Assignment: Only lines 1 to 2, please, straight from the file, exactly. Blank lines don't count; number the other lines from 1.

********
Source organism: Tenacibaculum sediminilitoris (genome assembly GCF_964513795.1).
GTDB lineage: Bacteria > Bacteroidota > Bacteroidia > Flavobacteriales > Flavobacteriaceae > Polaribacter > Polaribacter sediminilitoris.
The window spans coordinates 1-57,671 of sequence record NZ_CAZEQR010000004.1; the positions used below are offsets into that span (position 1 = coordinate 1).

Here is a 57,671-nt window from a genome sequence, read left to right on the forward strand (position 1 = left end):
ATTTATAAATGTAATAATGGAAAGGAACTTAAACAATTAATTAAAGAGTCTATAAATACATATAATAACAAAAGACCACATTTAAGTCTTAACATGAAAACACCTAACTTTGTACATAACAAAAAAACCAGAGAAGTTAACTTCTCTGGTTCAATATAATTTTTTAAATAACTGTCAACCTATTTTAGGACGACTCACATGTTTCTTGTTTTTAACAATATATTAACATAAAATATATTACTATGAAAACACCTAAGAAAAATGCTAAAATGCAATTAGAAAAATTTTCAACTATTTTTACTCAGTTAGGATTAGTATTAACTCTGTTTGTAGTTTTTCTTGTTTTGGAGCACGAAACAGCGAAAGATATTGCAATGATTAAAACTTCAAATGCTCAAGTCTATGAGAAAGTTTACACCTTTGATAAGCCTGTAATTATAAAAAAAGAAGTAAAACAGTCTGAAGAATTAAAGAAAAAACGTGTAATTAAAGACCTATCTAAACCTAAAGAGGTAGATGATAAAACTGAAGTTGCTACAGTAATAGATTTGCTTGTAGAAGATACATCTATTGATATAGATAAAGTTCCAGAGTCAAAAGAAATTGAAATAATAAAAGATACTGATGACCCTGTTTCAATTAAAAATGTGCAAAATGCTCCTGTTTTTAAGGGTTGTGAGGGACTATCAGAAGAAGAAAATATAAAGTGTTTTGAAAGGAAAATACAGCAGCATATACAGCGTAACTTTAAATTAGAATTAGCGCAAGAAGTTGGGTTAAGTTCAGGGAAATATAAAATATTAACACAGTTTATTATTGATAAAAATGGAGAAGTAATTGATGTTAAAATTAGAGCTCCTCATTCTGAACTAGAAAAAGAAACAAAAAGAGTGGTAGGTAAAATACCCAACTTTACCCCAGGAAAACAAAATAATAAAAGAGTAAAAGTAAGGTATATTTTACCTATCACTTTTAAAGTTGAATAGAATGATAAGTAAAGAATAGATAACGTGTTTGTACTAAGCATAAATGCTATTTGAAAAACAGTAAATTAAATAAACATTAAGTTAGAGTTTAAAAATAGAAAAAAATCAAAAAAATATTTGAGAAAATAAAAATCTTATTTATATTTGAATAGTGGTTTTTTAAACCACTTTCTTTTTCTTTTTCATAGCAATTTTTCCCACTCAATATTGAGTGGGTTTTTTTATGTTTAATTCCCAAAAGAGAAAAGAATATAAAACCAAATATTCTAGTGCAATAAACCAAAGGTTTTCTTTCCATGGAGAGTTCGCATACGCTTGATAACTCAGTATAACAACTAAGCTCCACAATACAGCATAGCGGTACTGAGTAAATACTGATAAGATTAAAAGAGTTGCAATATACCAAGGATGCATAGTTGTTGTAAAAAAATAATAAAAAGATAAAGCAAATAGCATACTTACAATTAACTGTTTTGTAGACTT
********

Source organism: Tenacibaculum sediminilitoris (genome assembly GCF_964513795.1).
GTDB lineage: Bacteria > Bacteroidota > Bacteroidia > Flavobacteriales > Flavobacteriaceae > Polaribacter > Polaribacter sediminilitoris.